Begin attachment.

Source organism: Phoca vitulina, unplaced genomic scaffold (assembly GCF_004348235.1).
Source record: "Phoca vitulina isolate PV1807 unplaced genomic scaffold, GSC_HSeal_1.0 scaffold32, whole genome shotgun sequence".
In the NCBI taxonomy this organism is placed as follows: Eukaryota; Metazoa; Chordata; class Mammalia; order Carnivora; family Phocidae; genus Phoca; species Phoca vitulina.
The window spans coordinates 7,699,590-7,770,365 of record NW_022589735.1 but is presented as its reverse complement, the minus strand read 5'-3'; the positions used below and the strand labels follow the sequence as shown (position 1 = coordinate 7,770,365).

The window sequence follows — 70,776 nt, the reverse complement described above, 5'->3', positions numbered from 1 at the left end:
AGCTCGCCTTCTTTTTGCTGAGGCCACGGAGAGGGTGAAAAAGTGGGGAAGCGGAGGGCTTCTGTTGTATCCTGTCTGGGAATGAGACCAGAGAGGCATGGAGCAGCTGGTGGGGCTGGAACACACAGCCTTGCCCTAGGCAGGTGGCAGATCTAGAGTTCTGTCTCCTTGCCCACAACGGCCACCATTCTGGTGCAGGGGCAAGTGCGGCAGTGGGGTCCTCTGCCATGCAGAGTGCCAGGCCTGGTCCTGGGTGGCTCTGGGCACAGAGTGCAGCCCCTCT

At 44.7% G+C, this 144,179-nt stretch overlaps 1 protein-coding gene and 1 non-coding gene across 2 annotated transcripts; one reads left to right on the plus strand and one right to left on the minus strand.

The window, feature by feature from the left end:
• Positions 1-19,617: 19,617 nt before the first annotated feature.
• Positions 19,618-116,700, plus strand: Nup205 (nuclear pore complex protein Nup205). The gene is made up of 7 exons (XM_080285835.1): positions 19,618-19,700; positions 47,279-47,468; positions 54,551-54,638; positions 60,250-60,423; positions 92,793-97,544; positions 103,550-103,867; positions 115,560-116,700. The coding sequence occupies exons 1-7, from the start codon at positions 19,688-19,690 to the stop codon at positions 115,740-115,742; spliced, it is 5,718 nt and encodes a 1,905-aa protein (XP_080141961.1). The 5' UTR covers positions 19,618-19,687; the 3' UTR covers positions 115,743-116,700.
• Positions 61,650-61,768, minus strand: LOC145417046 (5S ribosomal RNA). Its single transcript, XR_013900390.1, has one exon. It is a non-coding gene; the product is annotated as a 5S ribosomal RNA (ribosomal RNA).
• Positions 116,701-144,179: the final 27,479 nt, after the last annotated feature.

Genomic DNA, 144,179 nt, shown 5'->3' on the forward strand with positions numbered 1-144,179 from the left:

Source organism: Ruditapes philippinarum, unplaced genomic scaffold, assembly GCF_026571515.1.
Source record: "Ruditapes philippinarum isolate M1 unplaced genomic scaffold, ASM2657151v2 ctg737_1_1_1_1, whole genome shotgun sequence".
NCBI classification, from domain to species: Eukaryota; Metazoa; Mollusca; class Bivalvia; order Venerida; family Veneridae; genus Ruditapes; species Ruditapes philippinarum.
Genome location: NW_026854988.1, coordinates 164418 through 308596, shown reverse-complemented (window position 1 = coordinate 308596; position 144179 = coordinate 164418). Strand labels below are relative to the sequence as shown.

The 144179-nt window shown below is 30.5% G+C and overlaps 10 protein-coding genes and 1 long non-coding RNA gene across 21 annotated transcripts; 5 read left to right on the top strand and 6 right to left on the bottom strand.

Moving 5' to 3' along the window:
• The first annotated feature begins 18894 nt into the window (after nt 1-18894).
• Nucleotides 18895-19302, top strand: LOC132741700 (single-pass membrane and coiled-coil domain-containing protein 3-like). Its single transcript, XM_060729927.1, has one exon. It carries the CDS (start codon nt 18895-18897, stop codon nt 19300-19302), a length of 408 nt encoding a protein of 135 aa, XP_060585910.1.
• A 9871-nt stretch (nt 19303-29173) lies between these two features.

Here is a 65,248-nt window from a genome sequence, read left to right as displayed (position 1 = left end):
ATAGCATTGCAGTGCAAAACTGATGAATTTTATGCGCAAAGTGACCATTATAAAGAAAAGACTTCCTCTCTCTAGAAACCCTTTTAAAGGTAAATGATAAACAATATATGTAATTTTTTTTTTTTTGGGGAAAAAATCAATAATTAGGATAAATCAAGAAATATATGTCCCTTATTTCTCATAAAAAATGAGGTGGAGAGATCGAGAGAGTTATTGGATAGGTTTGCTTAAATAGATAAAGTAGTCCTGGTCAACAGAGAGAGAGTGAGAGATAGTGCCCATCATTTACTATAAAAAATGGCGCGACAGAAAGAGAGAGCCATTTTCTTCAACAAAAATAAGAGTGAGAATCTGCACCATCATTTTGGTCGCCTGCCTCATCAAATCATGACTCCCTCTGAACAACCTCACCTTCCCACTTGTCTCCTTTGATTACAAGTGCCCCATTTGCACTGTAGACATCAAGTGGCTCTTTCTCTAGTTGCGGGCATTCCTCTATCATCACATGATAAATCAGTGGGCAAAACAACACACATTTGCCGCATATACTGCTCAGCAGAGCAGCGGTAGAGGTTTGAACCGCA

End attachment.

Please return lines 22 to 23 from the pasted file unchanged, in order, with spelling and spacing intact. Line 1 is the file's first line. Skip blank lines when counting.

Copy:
• A 9871-nt stretch (nt 19303-29173) lies between these two features.

Here is a 65,248-nt window from a genome sequence, read left to right as displayed (position 1 = left end):